A more scientific explanation is that depression often causes an imbalance of chemicals in the brain associated with happiness and well-being, like serotonin and dopamine. These chemicals can help keep your mood in a stable place, but when there’s an imbalance, it may be more difficult to feel good. Drugs and alcohol can temporarily “boost” these neurochemicals, which can make you feel better for a brief period of time. But once the high wears off, you’ll feel just as bad, or even worse, than before. Moreover, long-term substance abuse can actually alter the natural balance of chemicals in your brain, making it harder to overcome the negative symptoms of depression.

But using drugs as a coping mechanism is just one example. There are actually a lot of different ways that depression can lead to addiction. For instance, if you want to overcome depression, you may use drugs that weren’t prescribed for depression as a way to self-medicate. This could inadvertently lead to addiction and failure to treat your depression.

Additionally, some of the symptoms of depression go hand-in-hand with drug or alcohol abuse. For example, when you’re depressed, you’re more likely to withdraw from socialization with friends and family. This may cause you to feel lonely, which might make you turn to drugs or alcohol to “fill the void.”

Depression Caused By Drug Addiction

As you can see, there are a number of different ways that depression can lead to addiction. But it’s important to understand the opposite can happen, too. Addiction to drugs or alcohol can happen independently of depression, but the abuse of these substances can also lead to depression. And as you can imagine, if drug and alcohol abuse can lead to depression, it’s pretty obvious that they don’t actually help treat the condition. On the contrary, substance abuse can actually make depression much, much worse.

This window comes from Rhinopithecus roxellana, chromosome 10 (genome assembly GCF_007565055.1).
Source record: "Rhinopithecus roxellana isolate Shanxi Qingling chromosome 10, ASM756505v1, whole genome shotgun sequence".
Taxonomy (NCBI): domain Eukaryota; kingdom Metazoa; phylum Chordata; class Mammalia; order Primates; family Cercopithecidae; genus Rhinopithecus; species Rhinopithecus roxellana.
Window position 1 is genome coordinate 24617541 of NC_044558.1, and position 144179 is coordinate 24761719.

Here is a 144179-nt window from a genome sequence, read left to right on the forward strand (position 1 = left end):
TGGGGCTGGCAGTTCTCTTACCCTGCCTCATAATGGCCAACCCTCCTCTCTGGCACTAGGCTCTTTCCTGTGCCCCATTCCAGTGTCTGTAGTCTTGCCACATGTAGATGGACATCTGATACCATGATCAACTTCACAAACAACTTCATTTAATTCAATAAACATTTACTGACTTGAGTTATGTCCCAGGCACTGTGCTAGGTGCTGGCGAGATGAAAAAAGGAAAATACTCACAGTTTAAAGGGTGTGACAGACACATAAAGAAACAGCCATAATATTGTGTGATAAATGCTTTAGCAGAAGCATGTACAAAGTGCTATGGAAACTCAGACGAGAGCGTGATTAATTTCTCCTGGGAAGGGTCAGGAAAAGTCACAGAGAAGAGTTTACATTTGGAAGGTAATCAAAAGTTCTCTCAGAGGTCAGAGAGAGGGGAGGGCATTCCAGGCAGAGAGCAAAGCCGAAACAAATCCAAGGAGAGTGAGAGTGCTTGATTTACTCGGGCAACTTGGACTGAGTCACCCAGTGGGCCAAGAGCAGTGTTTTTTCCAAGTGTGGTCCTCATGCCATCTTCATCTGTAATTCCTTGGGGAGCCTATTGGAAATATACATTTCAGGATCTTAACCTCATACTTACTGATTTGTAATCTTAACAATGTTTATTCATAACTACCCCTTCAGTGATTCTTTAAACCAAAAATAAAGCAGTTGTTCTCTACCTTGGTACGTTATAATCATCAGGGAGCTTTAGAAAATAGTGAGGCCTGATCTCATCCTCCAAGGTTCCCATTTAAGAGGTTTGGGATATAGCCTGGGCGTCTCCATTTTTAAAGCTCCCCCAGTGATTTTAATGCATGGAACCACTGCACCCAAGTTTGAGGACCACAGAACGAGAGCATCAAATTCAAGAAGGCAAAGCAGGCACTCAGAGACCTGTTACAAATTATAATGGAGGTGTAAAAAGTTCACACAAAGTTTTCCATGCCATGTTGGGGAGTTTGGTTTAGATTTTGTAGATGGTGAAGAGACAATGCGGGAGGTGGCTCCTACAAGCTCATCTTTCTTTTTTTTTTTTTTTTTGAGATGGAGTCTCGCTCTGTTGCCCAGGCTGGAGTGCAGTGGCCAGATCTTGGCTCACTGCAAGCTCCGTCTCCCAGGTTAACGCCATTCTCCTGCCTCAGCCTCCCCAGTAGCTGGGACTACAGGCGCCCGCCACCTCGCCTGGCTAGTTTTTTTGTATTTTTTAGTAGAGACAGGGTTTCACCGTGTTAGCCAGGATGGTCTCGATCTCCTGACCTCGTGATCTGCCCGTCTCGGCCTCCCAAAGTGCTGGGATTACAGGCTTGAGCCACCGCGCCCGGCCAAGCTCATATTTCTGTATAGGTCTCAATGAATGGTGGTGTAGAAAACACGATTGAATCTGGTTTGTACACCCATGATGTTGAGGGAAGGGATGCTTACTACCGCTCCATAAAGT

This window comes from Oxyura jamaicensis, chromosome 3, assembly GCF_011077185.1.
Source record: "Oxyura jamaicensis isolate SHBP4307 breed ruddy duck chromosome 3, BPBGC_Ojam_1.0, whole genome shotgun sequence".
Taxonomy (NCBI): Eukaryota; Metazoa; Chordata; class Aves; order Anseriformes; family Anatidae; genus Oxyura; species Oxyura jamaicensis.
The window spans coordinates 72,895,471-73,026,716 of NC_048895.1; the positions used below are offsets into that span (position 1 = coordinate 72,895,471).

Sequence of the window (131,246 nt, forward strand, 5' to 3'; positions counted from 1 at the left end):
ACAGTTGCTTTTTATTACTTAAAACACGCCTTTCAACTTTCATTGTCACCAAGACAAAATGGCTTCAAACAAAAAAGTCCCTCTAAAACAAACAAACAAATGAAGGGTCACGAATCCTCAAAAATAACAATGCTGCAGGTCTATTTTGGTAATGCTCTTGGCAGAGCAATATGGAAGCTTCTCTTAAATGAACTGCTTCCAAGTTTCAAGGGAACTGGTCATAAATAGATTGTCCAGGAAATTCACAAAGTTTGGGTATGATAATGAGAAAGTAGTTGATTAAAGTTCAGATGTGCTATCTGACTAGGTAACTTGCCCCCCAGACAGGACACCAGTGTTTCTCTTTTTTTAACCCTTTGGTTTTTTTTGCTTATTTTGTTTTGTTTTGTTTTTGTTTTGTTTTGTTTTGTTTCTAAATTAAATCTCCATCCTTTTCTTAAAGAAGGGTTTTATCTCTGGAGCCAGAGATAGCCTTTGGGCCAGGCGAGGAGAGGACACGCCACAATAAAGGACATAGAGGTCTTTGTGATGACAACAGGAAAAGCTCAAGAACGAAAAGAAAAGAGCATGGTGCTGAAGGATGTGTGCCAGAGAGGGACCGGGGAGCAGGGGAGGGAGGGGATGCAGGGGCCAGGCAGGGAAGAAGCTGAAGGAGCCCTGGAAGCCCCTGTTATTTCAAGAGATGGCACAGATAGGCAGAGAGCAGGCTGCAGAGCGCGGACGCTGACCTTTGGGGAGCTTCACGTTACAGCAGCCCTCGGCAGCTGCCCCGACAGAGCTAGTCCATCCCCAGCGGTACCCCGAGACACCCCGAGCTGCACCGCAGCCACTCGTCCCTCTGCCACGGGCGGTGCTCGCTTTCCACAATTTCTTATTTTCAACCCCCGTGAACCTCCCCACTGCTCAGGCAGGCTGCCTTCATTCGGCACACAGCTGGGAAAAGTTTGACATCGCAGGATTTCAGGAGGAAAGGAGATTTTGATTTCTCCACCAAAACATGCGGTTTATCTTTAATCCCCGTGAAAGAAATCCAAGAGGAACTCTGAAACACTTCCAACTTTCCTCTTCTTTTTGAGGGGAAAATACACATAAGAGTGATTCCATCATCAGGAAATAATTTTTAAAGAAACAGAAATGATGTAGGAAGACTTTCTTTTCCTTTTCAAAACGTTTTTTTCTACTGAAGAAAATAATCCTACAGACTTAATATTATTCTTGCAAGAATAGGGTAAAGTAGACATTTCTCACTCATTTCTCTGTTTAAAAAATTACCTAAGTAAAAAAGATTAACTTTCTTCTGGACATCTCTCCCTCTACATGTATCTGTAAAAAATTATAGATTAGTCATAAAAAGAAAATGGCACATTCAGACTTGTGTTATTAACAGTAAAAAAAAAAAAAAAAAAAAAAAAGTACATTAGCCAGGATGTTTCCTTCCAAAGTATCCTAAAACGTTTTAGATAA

There are many reasons that drug addiction can lead to depression, such as:

  • Worsening of neurochemical imbalances
  • Financial difficulties caused by substance abuse
  • Difficulty maintaining personal relationships, leading to increased isolation
  • Emotional stress and anxiety caused by withdrawal

Signs Of A Co-Occurring Disorder

It’s also important to remember that depression and addiction can be co-occurring conditions. In other words, they may come about at roughly the same time. The presence of depression and addiction can actually amplify the symptoms of both conditions, making it more challenging to address either effectively. Even if they didn’t happen at the same time, experiencing these conditions simultaneously is known as a dual diagnosis. This is why people suffering from depression and addiction often need professional help from a clinic that is experienced in dual diagnosis treatment.

If you think you or someone you know may be struggling with co-occurring disorders, you should look out for the following signs and symptoms:

  • Substance abuse that is getting progressively worse
  • Emotional instability and mood swings that are difficult to predict
  • Poor hygiene or self-care
  • Difficulty managing simple tasks, often due to inebriation
  • Risky behavior, such as driving while intoxicated
  • Secretive behavior
  • Lying or stealing

Depression & Substance Abuse Treatment

If you or someone you love is struggling with depression and substance abuse, you must understand that there is a path to recovery. While treating a dual diagnosis is often more complex than treating either depression or addiction on its own, it’s vitally important to know that it is treatable. Recovery is very possible, but only if you reach out for help.

At Prosperity Haven, we offer inpatient rehab to treat depression and substance abuse simultaneously, led by a team of trained professionals. So, don’t continue suffering in silence. Reach out today to start your path toward a happier, healthier way of living.